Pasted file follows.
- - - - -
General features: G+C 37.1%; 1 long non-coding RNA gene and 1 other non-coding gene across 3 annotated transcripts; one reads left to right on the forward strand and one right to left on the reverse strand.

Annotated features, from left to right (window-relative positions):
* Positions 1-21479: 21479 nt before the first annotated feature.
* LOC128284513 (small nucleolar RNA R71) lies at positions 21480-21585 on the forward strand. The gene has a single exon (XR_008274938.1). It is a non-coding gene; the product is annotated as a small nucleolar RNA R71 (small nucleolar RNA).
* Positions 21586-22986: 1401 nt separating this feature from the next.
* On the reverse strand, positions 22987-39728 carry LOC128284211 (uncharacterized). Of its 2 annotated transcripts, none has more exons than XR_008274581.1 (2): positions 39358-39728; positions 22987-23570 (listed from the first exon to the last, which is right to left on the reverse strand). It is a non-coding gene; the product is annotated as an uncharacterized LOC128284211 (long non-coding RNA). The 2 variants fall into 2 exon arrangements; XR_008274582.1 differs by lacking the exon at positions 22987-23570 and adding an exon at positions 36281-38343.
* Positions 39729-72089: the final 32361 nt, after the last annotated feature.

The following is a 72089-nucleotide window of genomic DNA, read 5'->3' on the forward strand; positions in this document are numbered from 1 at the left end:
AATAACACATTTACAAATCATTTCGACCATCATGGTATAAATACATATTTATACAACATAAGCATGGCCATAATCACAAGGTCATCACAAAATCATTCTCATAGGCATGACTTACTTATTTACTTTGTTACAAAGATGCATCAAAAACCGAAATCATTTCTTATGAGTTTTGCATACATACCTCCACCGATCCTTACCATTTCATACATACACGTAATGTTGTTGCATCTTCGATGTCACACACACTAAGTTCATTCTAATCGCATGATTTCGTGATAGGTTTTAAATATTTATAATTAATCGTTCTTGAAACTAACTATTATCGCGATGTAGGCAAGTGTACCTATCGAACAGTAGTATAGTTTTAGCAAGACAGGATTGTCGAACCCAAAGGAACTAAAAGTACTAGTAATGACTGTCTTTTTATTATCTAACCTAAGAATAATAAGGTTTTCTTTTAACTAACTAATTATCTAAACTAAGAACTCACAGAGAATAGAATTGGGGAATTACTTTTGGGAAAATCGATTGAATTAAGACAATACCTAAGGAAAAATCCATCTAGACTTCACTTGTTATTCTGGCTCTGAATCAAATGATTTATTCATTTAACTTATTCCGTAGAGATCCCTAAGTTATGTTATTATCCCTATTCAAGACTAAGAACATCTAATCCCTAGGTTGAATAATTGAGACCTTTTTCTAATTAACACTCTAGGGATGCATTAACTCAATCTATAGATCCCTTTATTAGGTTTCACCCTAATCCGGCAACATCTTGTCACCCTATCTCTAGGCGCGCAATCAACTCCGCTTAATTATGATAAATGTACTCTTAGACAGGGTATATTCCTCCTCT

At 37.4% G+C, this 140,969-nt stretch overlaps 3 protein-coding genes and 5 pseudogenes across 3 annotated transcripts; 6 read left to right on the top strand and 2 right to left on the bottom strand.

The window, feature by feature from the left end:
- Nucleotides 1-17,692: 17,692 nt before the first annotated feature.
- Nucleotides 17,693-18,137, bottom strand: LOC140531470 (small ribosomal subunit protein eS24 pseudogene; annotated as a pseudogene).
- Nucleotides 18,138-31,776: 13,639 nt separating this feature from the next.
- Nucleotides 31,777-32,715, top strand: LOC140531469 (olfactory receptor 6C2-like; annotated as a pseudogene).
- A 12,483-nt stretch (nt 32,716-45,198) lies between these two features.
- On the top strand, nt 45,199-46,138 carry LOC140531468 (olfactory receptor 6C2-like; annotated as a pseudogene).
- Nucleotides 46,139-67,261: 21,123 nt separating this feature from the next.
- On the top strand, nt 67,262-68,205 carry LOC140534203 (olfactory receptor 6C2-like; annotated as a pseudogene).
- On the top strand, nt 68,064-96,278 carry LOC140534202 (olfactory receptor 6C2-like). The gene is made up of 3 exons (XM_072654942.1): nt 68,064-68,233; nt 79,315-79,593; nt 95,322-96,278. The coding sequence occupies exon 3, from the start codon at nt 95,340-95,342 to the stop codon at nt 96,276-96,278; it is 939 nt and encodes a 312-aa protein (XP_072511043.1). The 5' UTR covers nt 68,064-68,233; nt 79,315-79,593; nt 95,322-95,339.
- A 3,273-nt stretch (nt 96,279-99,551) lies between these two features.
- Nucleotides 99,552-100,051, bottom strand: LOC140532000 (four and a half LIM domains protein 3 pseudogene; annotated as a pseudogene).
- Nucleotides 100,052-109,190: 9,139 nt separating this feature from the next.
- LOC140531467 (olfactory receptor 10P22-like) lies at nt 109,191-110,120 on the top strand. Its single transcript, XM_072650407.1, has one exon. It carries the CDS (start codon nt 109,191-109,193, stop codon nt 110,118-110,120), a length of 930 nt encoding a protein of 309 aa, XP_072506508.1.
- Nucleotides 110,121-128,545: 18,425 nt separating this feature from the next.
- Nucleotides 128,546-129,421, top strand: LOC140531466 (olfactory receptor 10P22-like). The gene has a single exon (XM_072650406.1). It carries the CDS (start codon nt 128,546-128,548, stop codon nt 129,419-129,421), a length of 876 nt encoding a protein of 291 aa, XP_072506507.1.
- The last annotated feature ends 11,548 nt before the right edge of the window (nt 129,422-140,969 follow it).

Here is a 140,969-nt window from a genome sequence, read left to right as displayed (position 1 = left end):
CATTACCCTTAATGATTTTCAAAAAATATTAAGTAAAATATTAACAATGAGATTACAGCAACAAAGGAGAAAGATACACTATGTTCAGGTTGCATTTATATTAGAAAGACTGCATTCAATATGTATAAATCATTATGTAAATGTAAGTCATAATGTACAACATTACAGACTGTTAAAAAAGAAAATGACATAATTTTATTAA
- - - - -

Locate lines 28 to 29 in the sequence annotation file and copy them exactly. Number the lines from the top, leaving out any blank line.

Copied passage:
Here is a 140,969-nt window from a genome sequence, read left to right as displayed (position 1 = left end):
CATTACCCTTAATGATTTTCAAAAAATATTAAGTAAAATATTAACAATGAGATTACAGCAACAAAGGAGAAAGATACACTATGTTCAGGTTGCATTTATATTAGAAAGACTGCATTCAATATGTATAAATCATTATGTAAATGTAAGTCATAATGTACAACATTACAGACTGTTAAAAAAGAAAATGACATAATTTTATTAA